President Joe Biden’s announcement to allocate $65 billion toward broadband infrastructure is heating up a long-simmering argument among wireless and fiber companies — particularly between the Wireless Internet Service Provider Association (WISPA) and the Fiber Broadband Association (FBA).
At the center of the wireless/fiber dispute is how much fiber connectivity should the broadband infrastructure funding support. The FBA issued a report recently that says getting fiber to everyone in the country has a price tag of $100 billion. Meanwhile, WISPA argues that there’s too much focus on fiber broadband and symmetrical broadband, calling it a “false economy.”
On June 24, President Biden and a bipartisan group of senators, five Democrats and five Republicans, revelated that they have reached an agreement to allocate $65 billion toward broadband infrastructure as part of a larger infrastructure package that had been under negotiation for weeks.
On June 28, the FBA announced that 172 organizations had signed a letter addressed to Senate Majority Leader Chuck Schumer, Senate Minority Leader Mitch McConnell, House Speaker Nancy Pelosi and House Minority Leader Kevin McCarthy, asking Congress to “increase broadband speeds with future-proof fiber.” The 172 signers include leading consumer, local, rural, and education organizations, as well as competitive ISPs (internet service providers) and trade groups representing wired and wireless builders.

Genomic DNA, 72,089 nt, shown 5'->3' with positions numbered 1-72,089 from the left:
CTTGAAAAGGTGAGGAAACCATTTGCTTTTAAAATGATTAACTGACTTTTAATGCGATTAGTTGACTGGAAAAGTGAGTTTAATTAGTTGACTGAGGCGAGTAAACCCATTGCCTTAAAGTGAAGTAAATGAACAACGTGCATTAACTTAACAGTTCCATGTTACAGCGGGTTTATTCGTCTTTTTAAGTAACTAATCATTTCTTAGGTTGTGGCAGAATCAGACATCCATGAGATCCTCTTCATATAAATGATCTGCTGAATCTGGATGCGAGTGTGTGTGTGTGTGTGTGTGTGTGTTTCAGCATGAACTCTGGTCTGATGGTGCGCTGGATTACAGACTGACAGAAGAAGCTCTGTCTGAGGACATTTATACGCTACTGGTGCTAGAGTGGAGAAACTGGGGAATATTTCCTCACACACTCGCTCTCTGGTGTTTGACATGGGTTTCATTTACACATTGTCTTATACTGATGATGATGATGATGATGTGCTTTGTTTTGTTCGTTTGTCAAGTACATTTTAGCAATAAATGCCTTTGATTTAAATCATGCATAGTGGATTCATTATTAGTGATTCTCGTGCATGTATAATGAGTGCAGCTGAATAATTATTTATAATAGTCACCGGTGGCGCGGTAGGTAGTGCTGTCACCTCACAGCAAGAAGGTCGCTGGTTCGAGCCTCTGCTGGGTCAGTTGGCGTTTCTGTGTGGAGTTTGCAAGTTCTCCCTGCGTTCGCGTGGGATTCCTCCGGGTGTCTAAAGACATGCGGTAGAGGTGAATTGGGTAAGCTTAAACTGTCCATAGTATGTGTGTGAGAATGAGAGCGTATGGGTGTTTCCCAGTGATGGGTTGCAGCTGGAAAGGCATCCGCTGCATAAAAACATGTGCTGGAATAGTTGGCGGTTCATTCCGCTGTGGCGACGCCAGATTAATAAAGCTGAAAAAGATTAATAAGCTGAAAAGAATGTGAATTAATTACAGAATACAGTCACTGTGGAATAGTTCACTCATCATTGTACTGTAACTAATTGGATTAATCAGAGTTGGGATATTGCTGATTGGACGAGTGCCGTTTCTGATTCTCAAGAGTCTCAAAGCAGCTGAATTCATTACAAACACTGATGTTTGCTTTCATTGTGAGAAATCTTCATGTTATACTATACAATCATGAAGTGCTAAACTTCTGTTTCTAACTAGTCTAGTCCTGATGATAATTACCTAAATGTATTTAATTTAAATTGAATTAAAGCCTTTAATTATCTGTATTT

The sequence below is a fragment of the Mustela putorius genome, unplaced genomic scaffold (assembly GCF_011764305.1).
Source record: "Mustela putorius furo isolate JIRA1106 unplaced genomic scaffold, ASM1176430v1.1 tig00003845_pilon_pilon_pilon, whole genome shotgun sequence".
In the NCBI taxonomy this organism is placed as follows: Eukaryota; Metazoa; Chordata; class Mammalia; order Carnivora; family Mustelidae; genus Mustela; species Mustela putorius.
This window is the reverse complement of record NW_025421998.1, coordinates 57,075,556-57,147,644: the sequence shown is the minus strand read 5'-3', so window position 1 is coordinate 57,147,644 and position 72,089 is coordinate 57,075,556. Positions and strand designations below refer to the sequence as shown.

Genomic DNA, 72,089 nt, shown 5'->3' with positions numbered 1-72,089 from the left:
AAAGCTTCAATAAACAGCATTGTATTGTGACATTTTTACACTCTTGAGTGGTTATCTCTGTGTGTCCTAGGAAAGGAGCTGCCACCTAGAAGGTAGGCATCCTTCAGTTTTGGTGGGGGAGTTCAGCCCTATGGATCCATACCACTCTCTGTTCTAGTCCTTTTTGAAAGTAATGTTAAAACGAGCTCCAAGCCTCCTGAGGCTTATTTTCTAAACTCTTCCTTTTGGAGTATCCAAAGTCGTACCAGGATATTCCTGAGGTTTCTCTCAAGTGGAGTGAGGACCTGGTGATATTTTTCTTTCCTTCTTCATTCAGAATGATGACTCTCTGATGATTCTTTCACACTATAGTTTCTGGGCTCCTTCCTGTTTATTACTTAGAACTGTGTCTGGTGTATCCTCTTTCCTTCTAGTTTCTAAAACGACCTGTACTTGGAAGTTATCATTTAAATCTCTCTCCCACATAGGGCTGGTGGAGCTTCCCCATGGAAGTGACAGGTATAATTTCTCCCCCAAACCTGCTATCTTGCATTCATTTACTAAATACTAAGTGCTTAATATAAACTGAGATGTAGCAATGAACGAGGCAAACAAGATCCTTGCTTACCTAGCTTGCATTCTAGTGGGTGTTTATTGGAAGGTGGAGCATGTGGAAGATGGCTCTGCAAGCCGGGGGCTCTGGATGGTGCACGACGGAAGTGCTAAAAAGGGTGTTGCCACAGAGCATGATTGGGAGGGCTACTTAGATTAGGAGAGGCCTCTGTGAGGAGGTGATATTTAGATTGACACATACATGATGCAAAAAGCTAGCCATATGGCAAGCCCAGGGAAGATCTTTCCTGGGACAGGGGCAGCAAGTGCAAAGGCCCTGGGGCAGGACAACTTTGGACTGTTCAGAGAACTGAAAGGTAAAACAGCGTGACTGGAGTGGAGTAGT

A June 28 FBA press release, issued with the letter to Congress, said “As Congress takes steps toward a historic broadband infrastructure package, a new letter signed by 172 organizations is urging policy makers to make future-proof fiber the foundation. Highlighting the need to help local communities address accessibility and affordability gaps, the letter underscores the need to build new networks that address the digital divide and meet the long-term needs of all Americans.”
Mike Wendy, director of communications of WISPA, responded to the letter: “We agree on this: Any new federal program must fund broadband infrastructure capable of enabling businesses to meet the needs of consumers, empower businesses to relocate to any community, provide opportunities for teleworkers and students at the same level regardless of geography, enable anchor institutions to fully provide for their entire communities, and make possible precision agriculture capabilities for agriculture producers to improve efficiencies.
Wendy continued, “Just that instead of restricting choices as they seek to do, we urge that the palette of connectivity options remain open. In other words, we’re just as “future proof” as they are. WISPs provide fixed wireless access and fiber access, too. Policy should work to open the number of viable solutions instead of limiting them. Only then can consumers and communities benefit.”
The letter calling on Congress to Increase broadband speeds with future-proof fiber, including the full list of 172 signers, can be seen here.
Mike Harrington is a contributing editor